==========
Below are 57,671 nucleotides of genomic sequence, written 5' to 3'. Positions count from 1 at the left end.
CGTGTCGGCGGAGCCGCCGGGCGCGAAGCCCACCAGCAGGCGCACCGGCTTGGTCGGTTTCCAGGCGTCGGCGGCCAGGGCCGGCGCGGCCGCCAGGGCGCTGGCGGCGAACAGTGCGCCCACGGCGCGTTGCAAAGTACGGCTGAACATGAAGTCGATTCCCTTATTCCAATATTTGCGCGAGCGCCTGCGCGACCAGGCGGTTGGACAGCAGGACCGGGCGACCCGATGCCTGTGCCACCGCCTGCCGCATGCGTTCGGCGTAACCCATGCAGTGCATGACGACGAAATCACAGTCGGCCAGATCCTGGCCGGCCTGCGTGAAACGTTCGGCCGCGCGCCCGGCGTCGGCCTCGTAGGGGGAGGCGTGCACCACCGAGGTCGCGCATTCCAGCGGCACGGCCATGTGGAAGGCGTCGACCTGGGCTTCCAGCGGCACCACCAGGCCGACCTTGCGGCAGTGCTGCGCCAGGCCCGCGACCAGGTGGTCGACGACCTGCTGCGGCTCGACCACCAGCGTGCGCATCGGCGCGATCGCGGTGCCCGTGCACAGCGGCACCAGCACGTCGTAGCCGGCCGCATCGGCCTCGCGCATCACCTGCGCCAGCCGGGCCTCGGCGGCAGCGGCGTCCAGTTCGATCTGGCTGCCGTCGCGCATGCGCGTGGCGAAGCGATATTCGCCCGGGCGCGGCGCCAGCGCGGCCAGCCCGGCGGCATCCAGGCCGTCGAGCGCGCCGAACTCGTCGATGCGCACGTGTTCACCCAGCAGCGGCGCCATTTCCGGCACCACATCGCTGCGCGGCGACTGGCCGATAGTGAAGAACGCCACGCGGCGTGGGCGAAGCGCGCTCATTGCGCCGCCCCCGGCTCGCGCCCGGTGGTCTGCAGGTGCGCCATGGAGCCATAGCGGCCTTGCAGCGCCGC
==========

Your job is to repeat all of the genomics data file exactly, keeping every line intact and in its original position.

Below are 57,671 nucleotides of genomic sequence, written 5' to 3'. Positions count from 1 at the left end.
CGTGTCGGCGGAGCCGCCGGGCGCGAAGCCCACCAGCAGGCGCACCGGCTTGGTCGGTTTCCAGGCGTCGGCGGCCAGGGCCGGCGCGGCCGCCAGGGCGCTGGCGGCGAACAGTGCGCCCACGGCGCGTTGCAAAGTACGGCTGAACATGAAGTCGATTCCCTTATTCCAATATTTGCGCGAGCGCCTGCGCGACCAGGCGGTTGGACAGCAGGACCGGGCGACCCGATGCCTGTGCCACCGCCTGCCGCATGCGTTCGGCGTAACCCATGCAGTGCATGACGACGAAATCACAGTCGGCCAGATCCTGGCCGGCCTGCGTGAAACGTTCGGCCGCGCGCCCGGCGTCGGCCTCGTAGGGGGAGGCGTGCACCACCGAGGTCGCGCATTCCAGCGGCACGGCCATGTGGAAGGCGTCGACCTGGGCTTCCAGCGGCACCACCAGGCCGACCTTGCGGCAGTGCTGCGCCAGGCCCGCGACCAGGTGGTCGACGACCTGCTGCGGCTCGACCACCAGCGTGCGCATCGGCGCGATCGCGGTGCCCGTGCACAGCGGCACCAGCACGTCGTAGCCGGCCGCATCGGCCTCGCGCATCACCTGCGCCAGCCGGGCCTCGGCGGCAGCGGCGTCCAGTTCGATCTGGCTGCCGTCGCGCATGCGCGTGGCGAAGCGATATTCGCCCGGGCGCGGCGCCAGCGCGGCCAGCCCGGCGGCATCCAGGCCGTCGAGCGCGCCGAACTCGTCGATGCGCACGTGTTCACCCAGCAGCGGCGCCATTTCCGGCACCACATCGCTGCGCGGCGACTGGCCGATAGTGAAGAACGCCACGCGGCGTGGGCGAAGCGCGCTCATTGCGCCGCCCCCGGCTCGCGCCCGGTGGTCTGCAGGTGCGCCATGGAGCCATAGCGGCCTTGCAGCGCCGC